“Will my health insurance pay for part of or all of my procedure?” This question is one that I hear all of the time. Although an obviously cosmetic operation such as breast augmentation or facelift would not merit insurance participation, others such as eyelid lifts or nasal surgery may. Furthermore, a breast reduction of significant degree would almost certainly involve insurance coverage. How can a patient make sense of all of this?
Here are some questions to consider:
1. Is the procedure in question being done for improvement of the health of the patient (e.g. to improve impaired nasal breathing or to alleviate back pain resulting from excessively large breasts) or to correct a deformity that arose from necessary surgery (e.g. a mastectomy) or to repair an injury (e.g. a large laceration)?
This type of operation would be considered to be non-cosmetic or reconstructive surgery. If the answer to any of those questions is yes, then I will send a preauthorization letter to the insurance company to inquire as to whether coverage would be available. Along with the letter I will often include photographs of the body part under discussion for surgery as well as supporting letters from other health care providers who believe that surgery is an appropriate treatment for the patient’s problem. These are the possible responses from the insurance company:
a) “No, it’s not covered.” – The patient must then decide whether they want to pay out-of-pocket for the operation.
b) “Yes, it’s covered.” – The patient may then schedule surgery as they desire, with the understanding that after the insurance company pays its portion of the surgical fees, there are usually monies owed by the patient for the deductible and co-payment.
c) The insurance company will not consider our request for preauthorization. Medicare follows this policy in all cases since they will not reply to any letters inquiring as to coverage for surgery. The patient must decide if they are willing to pay for surgery out of pocket. After surgery is completed we have the option of billing the insurance company and if money is received, that is refunded to the patient.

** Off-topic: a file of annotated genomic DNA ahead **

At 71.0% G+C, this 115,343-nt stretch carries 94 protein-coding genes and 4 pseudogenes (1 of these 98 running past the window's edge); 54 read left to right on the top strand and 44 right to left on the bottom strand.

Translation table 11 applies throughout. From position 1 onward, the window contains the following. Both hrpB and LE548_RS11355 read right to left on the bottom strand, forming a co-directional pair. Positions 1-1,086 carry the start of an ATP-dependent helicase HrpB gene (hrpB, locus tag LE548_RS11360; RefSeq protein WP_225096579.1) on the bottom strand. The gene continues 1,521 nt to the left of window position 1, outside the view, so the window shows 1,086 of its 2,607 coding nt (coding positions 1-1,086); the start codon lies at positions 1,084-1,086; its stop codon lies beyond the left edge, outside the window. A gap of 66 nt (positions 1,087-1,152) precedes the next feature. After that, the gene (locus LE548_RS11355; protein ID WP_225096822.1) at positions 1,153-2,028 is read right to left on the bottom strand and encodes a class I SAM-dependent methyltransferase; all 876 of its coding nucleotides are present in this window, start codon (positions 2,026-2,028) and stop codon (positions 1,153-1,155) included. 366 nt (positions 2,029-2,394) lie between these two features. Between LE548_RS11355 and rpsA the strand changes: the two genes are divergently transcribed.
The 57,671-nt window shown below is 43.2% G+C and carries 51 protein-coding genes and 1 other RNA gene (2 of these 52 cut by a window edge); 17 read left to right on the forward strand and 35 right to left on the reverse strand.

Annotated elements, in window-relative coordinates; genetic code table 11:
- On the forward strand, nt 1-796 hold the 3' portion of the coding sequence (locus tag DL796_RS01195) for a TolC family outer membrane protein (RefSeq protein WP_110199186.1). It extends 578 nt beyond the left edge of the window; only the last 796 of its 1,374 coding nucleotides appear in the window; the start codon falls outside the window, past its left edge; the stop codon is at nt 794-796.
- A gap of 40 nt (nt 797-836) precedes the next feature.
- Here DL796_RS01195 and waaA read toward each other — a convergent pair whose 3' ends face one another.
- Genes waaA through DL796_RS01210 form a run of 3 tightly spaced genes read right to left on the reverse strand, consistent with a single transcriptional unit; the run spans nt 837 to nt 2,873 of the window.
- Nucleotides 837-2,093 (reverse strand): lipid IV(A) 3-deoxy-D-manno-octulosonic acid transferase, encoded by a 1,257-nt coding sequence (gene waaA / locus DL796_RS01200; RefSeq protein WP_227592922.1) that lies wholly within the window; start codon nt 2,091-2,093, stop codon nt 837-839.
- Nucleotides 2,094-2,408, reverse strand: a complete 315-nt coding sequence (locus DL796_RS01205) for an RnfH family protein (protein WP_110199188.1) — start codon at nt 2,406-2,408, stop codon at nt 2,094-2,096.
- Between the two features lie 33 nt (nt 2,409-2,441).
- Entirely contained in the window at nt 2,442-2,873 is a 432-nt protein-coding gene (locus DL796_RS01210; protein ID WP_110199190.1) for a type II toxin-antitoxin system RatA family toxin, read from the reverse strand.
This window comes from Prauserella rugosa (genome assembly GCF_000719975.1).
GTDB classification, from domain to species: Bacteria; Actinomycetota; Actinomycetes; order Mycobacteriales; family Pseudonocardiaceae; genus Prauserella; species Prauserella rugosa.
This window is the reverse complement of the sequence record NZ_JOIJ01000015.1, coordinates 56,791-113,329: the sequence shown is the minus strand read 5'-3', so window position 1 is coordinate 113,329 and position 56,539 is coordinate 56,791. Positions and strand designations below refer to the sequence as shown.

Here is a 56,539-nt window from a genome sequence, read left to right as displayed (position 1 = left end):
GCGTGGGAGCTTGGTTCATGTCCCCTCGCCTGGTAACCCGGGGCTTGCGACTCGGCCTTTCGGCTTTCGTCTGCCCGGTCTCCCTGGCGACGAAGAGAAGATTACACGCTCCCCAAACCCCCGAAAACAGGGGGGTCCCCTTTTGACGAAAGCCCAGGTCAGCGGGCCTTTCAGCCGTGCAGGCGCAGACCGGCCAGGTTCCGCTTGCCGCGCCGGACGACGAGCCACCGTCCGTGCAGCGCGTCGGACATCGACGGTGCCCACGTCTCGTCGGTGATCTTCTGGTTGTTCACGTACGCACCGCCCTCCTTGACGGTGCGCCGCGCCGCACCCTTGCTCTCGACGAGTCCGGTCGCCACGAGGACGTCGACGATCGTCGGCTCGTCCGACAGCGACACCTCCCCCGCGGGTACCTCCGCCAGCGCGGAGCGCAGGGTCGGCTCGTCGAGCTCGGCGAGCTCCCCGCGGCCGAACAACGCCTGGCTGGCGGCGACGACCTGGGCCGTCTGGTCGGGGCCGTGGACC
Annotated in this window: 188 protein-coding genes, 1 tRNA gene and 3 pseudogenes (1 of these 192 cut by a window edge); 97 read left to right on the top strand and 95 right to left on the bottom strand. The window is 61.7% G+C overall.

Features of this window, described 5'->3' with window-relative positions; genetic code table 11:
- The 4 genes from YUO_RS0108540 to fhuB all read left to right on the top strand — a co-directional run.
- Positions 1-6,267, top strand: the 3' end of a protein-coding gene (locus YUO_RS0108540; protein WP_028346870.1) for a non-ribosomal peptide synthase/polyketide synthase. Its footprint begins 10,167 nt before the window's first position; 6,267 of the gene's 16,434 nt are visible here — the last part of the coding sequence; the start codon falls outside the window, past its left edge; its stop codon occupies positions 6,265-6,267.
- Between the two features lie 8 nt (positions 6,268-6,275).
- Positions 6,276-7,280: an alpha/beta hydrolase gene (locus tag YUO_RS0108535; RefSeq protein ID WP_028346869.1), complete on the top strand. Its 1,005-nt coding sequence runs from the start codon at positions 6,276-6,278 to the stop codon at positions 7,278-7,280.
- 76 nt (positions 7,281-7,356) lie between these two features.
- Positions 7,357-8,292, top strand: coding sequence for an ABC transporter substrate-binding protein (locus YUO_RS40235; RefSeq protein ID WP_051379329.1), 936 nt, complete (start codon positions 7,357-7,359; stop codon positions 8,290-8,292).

2. Is there any reason to bill the insurance company for a procedure if the procedure does not meet the requirements listed in section 1 above? The answer is maybe. Insurance companies are very clear about not covering cosmetic surgery. On the other hand, there are gray areas. Perhaps a woman with large breasts does not have a great deal of problems related to her breasts, but she has some. Even if the preauthorization letter is denied, it may make sense to have the patient pay for surgery, to do the surgery, and then go ahead and bill the insurance company and see what happens. Sometimes they do pay. On the other hand, if I personally do not feel that the procedure qualifies as reconstructive, I do not believe it is ethical to bill the insurance company for it. For instance, if a woman is undergoing a breast reduction that is going to be covered by her health insurance and I am also performing liposuction of the side of the chest for cosmetic reasons, I would view that liposuction as cosmetic in nature and therefore not eligible for insurance coverage. For that reason, it should not be billed to the insurance company.
3. What about an operation that has both a cosmetic and non-cosmetic part? What if a patient wants to have a rhinoplasty as well as straightening of a deviated septum that is interfering with breathing? In such a case, we will attempt to preauthorize the portion that we consider to be reconstructive – the septal straightening – and charge the patient a cosmetic fee for the rhinoplasty that is the cosmetic portion.
What do you think? Please leave a comment. Thanks!
George Sanders, M.D.